FOR IMMEDIATE RELEASE: Municipal Costs the Focus of Scaffold Law Reform Day

FOR IMMEDIATE RELEASE: Tuesday February 14, 2017

CONTACT: Phoebe Stonbely (518)708-3578


Municipal Costs the Focus of Scaffold Law Reform Day
NYCOM Urges Lawmakers to Fix the Law

Advocates: “Cost billions and causes injuries.”

ALBANY, NY – Civil justice advocates gathered at the state capitol to urge legislators and Governor Andrew Cuomo to fix the only-in-New York Scaffold Law. New Yorkers from across the state attended the annual Scaffold Law Reform Day at the Capitol to educate elected officials on the law, and highlight the law’s impact on taxpayers and local governments.

The Scaffold Law holds contractors and property owners “absolutely liable” in lawsuits for gravity-related injuries, regardless of any contributing fault of a worker. Advocates aim to reform the law to a “comparative negligence” standard, where the conduct of the employee is considered when apportioning liability, just as it is done in the rest of the United States.

“Bottom line: The Scaffold Law cost billions and causes injuries. And with our municipalities taking the hit for this outdated law, that means every taxpayer across New York pays for this gift to the trial lawyers,” said Tom Stebbins, Executive Director of the Lawsuit Reform Alliance of New York, which helped organize the event. “A simple fix will help our economy and provide our local governments with critical financial relief.”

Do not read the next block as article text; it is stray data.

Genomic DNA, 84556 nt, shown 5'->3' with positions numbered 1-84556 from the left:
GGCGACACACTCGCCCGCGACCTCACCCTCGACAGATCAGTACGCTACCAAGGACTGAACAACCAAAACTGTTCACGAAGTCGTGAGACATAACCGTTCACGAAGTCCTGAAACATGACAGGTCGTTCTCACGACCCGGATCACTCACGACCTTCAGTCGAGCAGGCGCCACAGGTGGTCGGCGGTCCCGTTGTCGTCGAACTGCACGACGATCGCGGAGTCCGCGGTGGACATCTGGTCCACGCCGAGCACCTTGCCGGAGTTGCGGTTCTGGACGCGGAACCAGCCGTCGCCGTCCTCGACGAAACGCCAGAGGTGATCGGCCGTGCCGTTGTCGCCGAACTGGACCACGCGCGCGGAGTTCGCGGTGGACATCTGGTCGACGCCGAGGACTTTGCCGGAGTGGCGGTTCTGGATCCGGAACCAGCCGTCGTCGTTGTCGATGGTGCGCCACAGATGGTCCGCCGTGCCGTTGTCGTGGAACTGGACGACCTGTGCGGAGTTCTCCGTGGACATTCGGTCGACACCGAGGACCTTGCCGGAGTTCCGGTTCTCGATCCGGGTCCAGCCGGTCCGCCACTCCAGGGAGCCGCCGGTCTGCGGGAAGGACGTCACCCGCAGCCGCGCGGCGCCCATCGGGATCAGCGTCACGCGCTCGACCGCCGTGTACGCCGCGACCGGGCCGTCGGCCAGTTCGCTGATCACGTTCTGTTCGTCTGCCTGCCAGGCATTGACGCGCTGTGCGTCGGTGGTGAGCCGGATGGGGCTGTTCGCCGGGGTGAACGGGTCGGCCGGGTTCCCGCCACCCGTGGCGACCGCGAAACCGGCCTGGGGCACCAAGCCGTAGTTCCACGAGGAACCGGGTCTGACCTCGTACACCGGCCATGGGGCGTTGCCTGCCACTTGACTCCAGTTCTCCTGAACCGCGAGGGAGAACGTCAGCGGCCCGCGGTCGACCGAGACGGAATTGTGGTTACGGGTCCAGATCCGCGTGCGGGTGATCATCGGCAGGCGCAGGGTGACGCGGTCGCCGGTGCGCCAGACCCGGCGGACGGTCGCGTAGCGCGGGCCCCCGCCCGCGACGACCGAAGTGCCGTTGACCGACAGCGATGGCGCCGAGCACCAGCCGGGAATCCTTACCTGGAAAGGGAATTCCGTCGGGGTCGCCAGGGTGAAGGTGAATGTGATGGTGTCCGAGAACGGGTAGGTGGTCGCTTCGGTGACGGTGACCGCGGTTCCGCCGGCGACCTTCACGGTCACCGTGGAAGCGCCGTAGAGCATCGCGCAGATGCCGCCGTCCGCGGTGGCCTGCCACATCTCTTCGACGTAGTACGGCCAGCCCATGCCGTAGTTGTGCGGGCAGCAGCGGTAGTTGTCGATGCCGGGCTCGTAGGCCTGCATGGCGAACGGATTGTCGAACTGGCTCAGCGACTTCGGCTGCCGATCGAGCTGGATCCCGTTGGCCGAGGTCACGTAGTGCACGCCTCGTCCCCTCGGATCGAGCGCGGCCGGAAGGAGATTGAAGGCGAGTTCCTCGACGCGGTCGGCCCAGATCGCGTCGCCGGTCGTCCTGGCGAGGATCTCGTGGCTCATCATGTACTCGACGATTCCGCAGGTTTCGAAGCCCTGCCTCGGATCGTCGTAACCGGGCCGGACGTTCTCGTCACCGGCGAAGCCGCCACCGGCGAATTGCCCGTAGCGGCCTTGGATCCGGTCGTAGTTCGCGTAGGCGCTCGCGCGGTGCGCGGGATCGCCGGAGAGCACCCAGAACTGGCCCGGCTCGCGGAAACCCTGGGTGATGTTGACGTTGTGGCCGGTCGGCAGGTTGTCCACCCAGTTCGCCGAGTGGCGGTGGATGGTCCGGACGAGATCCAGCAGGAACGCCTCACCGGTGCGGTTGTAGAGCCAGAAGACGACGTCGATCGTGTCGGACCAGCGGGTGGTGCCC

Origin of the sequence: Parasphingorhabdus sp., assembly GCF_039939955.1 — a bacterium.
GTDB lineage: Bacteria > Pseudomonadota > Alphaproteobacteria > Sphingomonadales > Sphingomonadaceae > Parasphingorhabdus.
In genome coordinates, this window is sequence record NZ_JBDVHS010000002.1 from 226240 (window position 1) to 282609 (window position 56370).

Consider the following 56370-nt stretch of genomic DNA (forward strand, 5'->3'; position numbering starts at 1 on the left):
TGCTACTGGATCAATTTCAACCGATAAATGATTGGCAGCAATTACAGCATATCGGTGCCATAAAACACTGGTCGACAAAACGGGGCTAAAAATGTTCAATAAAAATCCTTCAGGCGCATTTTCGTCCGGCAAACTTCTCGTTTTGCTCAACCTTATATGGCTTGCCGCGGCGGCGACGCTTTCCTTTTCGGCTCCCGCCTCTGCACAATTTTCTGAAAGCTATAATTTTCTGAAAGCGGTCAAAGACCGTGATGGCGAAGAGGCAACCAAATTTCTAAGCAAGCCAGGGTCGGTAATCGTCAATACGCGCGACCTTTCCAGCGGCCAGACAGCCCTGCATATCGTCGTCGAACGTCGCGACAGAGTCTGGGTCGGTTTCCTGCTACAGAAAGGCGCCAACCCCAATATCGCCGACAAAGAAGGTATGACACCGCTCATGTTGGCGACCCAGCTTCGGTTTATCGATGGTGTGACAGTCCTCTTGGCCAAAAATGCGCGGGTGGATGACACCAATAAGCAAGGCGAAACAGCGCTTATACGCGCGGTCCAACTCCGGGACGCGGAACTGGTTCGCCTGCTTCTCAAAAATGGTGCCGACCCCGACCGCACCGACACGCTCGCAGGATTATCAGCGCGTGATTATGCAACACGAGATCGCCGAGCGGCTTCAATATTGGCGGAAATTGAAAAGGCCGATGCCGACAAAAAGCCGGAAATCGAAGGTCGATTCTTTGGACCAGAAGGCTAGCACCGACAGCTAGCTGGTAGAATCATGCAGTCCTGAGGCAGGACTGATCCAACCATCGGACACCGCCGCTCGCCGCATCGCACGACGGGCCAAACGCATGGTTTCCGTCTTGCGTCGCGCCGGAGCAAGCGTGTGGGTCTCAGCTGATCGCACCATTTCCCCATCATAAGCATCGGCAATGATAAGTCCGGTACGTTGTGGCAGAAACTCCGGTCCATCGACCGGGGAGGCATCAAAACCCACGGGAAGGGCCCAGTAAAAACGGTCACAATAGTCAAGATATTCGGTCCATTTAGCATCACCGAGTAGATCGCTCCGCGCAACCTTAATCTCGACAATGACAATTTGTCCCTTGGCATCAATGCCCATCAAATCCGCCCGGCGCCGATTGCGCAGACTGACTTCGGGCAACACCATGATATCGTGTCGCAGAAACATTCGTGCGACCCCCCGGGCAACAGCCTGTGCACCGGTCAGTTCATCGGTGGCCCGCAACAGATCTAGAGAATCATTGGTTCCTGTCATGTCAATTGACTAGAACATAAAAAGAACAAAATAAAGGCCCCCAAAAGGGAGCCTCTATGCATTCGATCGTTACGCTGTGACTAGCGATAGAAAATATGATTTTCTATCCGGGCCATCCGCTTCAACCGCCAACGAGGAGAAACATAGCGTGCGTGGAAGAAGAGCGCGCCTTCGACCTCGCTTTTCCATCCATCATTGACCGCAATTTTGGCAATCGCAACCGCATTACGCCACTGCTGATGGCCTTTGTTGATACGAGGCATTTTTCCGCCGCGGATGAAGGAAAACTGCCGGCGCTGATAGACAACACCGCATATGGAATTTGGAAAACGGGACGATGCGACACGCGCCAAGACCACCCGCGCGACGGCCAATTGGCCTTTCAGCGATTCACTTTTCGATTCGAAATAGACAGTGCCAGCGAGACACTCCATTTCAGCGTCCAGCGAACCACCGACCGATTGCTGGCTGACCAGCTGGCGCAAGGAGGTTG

Advocates call the Scaffold Law “an issue that has been plaguing our state for way too long,” according to Stebbins. “And our municipalities are ready to see a change. A majority of New York counties – 36 to date– have passed a resolution in support of Scaffold Law reform, a true signal we need to fix this unfair law.”

NYCOM’s Executive Director, Peter Baynes, agreed with this sentiment saying, “Municipalities are essentially very large property owners, and as such, are faced with widespread liability for accidents that occur on worksites often beyond their supervision. As a result, municipalities and local governments are faced with significantly higher construction costs, which are passed on to the taxpayer.”

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